Save The Sparrow
Kriti Bansal, Noida
Try recalling the last time you heard a sparrow tweet in your home. Buildings no longer have those nooks and crannies where little birds could nest. Faced with an acute shortage of housing and food, the homely sparrow is vanishing into the blue.But it isn’t hard to bring sparrows back into our lives. Raakesh Khatri, director of Nature Foundation, is teaching students and teachers how to create a congenial atmosphere for the little bird by building nests and protecting trees.
Sparrows raise their families between January and October. They make nests with grass, twigs and junk. But trees are scarce and sparrows can’t balance their nests on flat windows. So, their eggs and babies fall down and die.
“This is the reason I ask my students not to plant a tree but to adopt one and look after it. That will help birds make their own house and lay their eggs in a proper shelter till the young one is hatched,” explains Khatri.
Nature Foundation has installed around 2,000 birdhouses in the Delhi-Noida region. It is easy to build one, explains Khatri. Just take half a coconut shell and make a bed of newspapers at the bottom. Then put some fevicol around the shell. Now paste dry grass and leaves on it. Cover the outer shell with twine, use rope to make a holder and hang it on a tree. You can place a twig at the edge of the shell so that the bird can study the newly built home before deciding to move in.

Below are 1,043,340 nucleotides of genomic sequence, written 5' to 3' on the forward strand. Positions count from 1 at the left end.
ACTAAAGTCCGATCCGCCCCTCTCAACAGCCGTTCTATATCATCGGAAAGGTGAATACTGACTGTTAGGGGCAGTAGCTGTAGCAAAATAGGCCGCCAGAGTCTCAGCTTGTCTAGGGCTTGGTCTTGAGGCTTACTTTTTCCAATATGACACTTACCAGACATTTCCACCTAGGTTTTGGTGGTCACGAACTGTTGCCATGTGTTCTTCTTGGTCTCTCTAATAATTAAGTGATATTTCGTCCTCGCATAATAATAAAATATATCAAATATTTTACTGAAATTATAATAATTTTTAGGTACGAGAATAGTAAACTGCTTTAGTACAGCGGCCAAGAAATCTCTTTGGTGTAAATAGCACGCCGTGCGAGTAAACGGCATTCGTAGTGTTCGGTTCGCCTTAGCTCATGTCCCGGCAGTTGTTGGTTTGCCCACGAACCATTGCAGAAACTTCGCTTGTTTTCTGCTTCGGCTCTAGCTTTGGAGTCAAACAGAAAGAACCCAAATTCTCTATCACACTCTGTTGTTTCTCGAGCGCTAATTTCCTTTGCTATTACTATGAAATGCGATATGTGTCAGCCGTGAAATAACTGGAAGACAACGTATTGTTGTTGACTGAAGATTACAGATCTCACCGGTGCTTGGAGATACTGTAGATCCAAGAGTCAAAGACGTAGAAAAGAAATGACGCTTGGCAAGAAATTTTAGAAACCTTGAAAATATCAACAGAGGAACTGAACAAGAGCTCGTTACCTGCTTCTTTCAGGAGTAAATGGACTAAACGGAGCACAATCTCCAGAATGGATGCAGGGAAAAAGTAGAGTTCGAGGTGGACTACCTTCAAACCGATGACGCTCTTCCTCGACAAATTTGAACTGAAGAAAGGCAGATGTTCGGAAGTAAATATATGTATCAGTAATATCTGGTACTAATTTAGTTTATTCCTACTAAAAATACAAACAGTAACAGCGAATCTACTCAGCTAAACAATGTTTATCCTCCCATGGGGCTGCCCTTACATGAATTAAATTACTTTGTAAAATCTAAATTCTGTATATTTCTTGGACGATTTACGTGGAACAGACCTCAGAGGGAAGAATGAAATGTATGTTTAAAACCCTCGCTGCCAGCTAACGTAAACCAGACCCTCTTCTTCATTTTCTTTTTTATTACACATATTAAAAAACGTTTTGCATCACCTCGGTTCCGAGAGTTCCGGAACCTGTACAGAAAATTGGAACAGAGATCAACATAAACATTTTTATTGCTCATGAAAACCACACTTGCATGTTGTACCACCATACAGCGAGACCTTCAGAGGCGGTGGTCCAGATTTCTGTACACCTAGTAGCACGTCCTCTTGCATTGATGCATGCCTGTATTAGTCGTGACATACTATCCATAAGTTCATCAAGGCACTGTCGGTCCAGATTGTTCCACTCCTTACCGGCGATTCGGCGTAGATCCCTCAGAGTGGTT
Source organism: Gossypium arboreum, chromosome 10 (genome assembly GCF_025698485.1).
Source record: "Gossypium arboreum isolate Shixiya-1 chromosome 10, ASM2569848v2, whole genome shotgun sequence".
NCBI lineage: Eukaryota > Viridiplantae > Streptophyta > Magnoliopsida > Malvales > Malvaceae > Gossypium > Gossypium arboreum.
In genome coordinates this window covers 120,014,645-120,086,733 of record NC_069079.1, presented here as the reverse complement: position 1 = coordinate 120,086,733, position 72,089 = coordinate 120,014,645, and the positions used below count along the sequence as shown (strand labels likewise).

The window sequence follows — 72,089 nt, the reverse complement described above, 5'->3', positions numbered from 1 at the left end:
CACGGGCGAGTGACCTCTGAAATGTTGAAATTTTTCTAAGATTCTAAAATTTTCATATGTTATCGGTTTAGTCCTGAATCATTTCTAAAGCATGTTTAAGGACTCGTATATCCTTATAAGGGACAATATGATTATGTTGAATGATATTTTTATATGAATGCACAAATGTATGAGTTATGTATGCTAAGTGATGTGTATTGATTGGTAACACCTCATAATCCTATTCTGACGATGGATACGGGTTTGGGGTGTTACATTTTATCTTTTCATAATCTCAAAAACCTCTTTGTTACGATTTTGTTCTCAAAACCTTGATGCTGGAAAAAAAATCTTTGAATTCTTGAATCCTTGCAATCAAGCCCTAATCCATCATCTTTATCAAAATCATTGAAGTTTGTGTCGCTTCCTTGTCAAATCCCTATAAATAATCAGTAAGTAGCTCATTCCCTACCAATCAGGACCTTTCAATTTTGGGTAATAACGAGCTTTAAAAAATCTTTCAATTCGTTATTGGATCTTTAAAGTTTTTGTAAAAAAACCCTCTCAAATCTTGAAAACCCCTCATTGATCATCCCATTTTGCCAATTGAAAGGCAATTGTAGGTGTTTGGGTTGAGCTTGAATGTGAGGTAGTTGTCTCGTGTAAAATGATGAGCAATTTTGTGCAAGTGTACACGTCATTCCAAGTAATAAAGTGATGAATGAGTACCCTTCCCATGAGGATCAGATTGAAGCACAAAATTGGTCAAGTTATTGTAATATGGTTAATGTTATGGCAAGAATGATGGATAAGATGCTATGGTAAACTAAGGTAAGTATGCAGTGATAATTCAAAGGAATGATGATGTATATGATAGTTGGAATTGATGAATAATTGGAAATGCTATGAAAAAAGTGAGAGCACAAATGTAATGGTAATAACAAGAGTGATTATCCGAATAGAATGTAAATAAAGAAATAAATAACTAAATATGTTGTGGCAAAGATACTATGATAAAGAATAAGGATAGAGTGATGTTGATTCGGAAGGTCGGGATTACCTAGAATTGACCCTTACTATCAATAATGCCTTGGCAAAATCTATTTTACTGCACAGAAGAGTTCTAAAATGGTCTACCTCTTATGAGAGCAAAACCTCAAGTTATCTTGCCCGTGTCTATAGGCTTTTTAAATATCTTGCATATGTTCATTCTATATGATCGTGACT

“The house sparrow needs just a small nest. They find these coconut houses with shredded leaves and hay very attractive,” says Khatri. Next to the birdhouse make a little bird-bath and place a bowl of bajra or any other grain.
Khatri is conducting seminars in schools with students from Class 6 to Class 10 informing them about the plight of the little brown bird.
“I found I could not even name one bird in my locality when Raakesh sir asked me. We confuse the parakeet with the parrot. Nature Foundation has made me love birds. I can now easily identify eight or nine birds like the House Sparrow, Laughing Dove, Indian Myna etc,” says Ranica, a student.
Teachers too call on Nature Foundation to understand birds better. Says Darshan Sodhi, Environmental Coordinator, Delhi Public School (DPS), Noida, “Looking around DPS I see so many birds in the nests made by us. Students are happy to make them. They carry the nest back home, pin it up there and then wait for the birds to come.”
“With the help of this nesting activity, we have noticed a remarkable increase in the population of house sparrows in localities like Mayur Vihar Phase-3,” says Animesh Kapoor a wildlife photographer and a volunteer with Nature Foundation.
One upshot of Nature Foundation’s efforts is that students now feel an emotional connect with birds. “Sparrows are my little friends. I have my doors and windows open for you, friends, come and stay on my windowsill as long as you want,” says Abhinav Saxena, a volunteer with Nature Foundation.
In honour of the sparrow Nature Foundation is launching a book titled, “House Sparrow: Grace of the Sky.” There will be a similar book available in Hindi.